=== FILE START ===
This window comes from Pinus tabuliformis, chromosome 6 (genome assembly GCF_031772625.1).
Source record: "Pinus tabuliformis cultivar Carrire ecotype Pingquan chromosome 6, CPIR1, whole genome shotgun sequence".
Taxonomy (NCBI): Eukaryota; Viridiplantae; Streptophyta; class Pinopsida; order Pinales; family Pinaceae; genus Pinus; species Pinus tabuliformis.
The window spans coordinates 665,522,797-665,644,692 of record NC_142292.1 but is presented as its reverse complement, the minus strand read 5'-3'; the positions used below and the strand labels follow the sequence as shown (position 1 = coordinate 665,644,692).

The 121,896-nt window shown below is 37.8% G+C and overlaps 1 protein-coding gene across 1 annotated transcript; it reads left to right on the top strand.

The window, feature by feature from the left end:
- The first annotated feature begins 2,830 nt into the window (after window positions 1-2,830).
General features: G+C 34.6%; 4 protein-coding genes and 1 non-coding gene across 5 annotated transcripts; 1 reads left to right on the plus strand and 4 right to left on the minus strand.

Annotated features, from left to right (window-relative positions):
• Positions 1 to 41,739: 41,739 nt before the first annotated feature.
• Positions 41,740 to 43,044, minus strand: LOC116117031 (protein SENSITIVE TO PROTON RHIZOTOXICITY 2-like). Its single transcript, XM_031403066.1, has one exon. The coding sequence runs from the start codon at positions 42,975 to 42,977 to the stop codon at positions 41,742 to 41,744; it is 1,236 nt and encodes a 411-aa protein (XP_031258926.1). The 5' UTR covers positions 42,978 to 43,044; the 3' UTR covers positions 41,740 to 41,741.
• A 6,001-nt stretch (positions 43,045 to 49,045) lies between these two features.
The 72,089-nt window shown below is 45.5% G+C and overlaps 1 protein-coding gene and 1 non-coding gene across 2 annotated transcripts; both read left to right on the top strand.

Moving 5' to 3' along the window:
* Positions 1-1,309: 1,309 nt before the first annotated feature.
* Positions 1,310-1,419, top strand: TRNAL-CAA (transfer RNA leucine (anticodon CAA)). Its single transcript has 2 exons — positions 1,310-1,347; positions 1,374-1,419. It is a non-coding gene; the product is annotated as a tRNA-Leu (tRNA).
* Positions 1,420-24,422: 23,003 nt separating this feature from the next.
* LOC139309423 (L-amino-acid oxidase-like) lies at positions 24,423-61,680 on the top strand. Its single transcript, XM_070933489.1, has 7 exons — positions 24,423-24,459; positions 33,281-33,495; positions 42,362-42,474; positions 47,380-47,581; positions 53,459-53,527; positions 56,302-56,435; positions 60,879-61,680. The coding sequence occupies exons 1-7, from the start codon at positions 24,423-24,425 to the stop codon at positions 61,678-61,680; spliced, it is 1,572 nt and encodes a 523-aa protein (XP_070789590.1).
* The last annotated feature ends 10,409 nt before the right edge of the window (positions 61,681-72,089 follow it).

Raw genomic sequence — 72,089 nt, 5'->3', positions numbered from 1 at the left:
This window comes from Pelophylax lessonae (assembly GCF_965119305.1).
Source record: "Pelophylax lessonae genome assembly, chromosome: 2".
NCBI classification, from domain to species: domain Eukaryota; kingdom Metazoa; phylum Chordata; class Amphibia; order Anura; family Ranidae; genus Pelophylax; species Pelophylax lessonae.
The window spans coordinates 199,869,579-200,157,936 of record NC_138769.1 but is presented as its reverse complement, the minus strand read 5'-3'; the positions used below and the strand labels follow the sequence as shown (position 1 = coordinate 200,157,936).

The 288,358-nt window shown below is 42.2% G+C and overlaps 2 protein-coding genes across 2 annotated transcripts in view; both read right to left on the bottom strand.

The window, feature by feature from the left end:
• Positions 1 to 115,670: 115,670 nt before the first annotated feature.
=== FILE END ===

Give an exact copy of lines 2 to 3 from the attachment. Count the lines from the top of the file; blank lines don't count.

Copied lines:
Source record: "Pinus tabuliformis cultivar Carrire ecotype Pingquan chromosome 6, CPIR1, whole genome shotgun sequence".
Taxonomy (NCBI): Eukaryota; Viridiplantae; Streptophyta; class Pinopsida; order Pinales; family Pinaceae; genus Pinus; species Pinus tabuliformis.